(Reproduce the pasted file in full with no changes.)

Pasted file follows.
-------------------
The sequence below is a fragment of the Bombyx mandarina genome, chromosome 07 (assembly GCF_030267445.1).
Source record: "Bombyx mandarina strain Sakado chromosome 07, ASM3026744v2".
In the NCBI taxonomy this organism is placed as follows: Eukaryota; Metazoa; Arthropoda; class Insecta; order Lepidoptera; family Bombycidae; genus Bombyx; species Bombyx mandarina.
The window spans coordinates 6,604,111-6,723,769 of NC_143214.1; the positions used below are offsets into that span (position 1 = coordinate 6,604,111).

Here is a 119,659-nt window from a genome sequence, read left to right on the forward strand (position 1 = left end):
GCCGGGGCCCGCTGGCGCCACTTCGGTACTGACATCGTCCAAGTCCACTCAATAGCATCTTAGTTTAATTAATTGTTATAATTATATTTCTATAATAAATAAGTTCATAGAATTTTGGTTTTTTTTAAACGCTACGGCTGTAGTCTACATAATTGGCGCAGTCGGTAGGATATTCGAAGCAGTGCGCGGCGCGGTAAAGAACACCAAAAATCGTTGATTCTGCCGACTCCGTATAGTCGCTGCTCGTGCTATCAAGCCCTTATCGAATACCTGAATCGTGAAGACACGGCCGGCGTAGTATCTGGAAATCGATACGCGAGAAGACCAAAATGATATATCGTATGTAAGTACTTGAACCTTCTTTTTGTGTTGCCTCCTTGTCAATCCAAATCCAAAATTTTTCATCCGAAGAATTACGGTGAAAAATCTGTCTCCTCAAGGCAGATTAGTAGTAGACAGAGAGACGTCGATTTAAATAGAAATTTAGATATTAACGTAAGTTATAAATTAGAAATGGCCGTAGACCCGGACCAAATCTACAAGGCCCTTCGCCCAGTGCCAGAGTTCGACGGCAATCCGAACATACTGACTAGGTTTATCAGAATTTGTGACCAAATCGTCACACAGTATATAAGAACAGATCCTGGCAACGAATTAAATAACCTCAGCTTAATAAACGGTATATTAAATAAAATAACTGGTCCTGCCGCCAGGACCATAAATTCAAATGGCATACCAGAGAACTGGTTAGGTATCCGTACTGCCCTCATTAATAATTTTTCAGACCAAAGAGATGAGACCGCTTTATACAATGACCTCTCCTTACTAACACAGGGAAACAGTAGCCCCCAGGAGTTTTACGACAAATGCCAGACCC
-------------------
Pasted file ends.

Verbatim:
The sequence below is a fragment of the Bombyx mandarina genome, chromosome 07 (assembly GCF_030267445.1).
Source record: "Bombyx mandarina strain Sakado chromosome 07, ASM3026744v2".
In the NCBI taxonomy this organism is placed as follows: Eukaryota; Metazoa; Arthropoda; class Insecta; order Lepidoptera; family Bombycidae; genus Bombyx; species Bombyx mandarina.
The window spans coordinates 6,604,111-6,723,769 of NC_143214.1; the positions used below are offsets into that span (position 1 = coordinate 6,604,111).

Here is a 119,659-nt window from a genome sequence, read left to right on the forward strand (position 1 = left end):
GCCGGGGCCCGCTGGCGCCACTTCGGTACTGACATCGTCCAAGTCCACTCAATAGCATCTTAGTTTAATTAATTGTTATAATTATATTTCTATAATAAATAAGTTCATAGAATTTTGGTTTTTTTTAAACGCTACGGCTGTAGTCTACATAATTGGCGCAGTCGGTAGGATATTCGAAGCAGTGCGCGGCGCGGTAAAGAACACCAAAAATCGTTGATTCTGCCGACTCCGTATAGTCGCTGCTCGTGCTATCAAGCCCTTATCGAATACCTGAATCGTGAAGACACGGCCGGCGTAGTATCTGGAAATCGATACGCGAGAAGACCAAAATGATATATCGTATGTAAGTACTTGAACCTTCTTTTTGTGTTGCCTCCTTGTCAATCCAAATCCAAAATTTTTCATCCGAAGAATTACGGTGAAAAATCTGTCTCCTCAAGGCAGATTAGTAGTAGACAGAGAGACGTCGATTTAAATAGAAATTTAGATATTAACGTAAGTTATAAATTAGAAATGGCCGTAGACCCGGACCAAATCTACAAGGCCCTTCGCCCAGTGCCAGAGTTCGACGGCAATCCGAACATACTGACTAGGTTTATCAGAATTTGTGACCAAATCGTCACACAGTATATAAGAACAGATCCTGGCAACGAATTAAATAACCTCAGCTTAATAAACGGTATATTAAATAAAATAACTGGTCCTGCCGCCAGGACCATAAATTCAAATGGCATACCAGAGAACTGGTTAGGTATCCGTACTGCCCTCATTAATAATTTTTCAGACCAAAGAGATGAGACCGCTTTATACAATGACCTCTCCTTACTAACACAGGGAAACAGTAGCCCCCAGGAGTTTTACGACAAATGCCAGACCC